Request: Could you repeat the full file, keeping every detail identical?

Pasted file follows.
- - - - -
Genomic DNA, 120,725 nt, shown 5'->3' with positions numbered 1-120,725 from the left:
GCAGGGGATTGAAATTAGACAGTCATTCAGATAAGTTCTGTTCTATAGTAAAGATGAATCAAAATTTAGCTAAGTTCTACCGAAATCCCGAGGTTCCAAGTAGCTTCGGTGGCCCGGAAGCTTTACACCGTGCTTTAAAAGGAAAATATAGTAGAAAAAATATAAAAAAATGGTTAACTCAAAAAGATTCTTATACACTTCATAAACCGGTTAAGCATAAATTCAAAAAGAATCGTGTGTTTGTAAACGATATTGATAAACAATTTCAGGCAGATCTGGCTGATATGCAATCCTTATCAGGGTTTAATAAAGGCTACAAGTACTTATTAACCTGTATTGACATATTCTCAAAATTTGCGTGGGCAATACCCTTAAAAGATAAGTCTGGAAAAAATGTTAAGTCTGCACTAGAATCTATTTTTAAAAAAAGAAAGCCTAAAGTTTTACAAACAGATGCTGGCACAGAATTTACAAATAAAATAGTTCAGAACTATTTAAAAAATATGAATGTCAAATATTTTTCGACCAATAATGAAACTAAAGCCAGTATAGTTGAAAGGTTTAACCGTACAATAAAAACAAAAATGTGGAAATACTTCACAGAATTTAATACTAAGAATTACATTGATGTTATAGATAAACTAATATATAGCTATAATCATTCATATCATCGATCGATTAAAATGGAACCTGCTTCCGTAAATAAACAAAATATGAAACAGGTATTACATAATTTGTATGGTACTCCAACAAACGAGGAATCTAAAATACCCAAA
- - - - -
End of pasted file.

Genomic DNA, 120,725 nt, shown 5'->3' with positions numbered 1-120,725 from the left:
GCAGGGGATTGAAATTAGACAGTCATTCAGATAAGTTCTGTTCTATAGTAAAGATGAATCAAAATTTAGCTAAGTTCTACCGAAATCCCGAGGTTCCAAGTAGCTTCGGTGGCCCGGAAGCTTTACACCGTGCTTTAAAAGGAAAATATAGTAGAAAAAATATAAAAAAATGGTTAACTCAAAAAGATTCTTATACACTTCATAAACCGGTTAAGCATAAATTCAAAAAGAATCGTGTGTTTGTAAACGATATTGATAAACAATTTCAGGCAGATCTGGCTGATATGCAATCCTTATCAGGGTTTAATAAAGGCTACAAGTACTTATTAACCTGTATTGACATATTCTCAAAATTTGCGTGGGCAATACCCTTAAAAGATAAGTCTGGAAAAAATGTTAAGTCTGCACTAGAATCTATTTTTAAAAAAAGAAAGCCTAAAGTTTTACAAACAGATGCTGGCACAGAATTTACAAATAAAATAGTTCAGAACTATTTAAAAAATATGAATGTCAAATATTTTTCGACCAATAATGAAACTAAAGCCAGTATAGTTGAAAGGTTTAACCGTACAATAAAAACAAAAATGTGGAAATACTTCACAGAATTTAATACTAAGAATTACATTGATGTTATAGATAAACTAATATATAGCTATAATCATTCATATCATCGATCGATTAAAATGGAACCTGCTTCCGTAAATAAACAAAATATGAAACAGGTATTACATAATTTGTATGGTACTCCAACAAACGAGGAATCTAAAATACCCAAA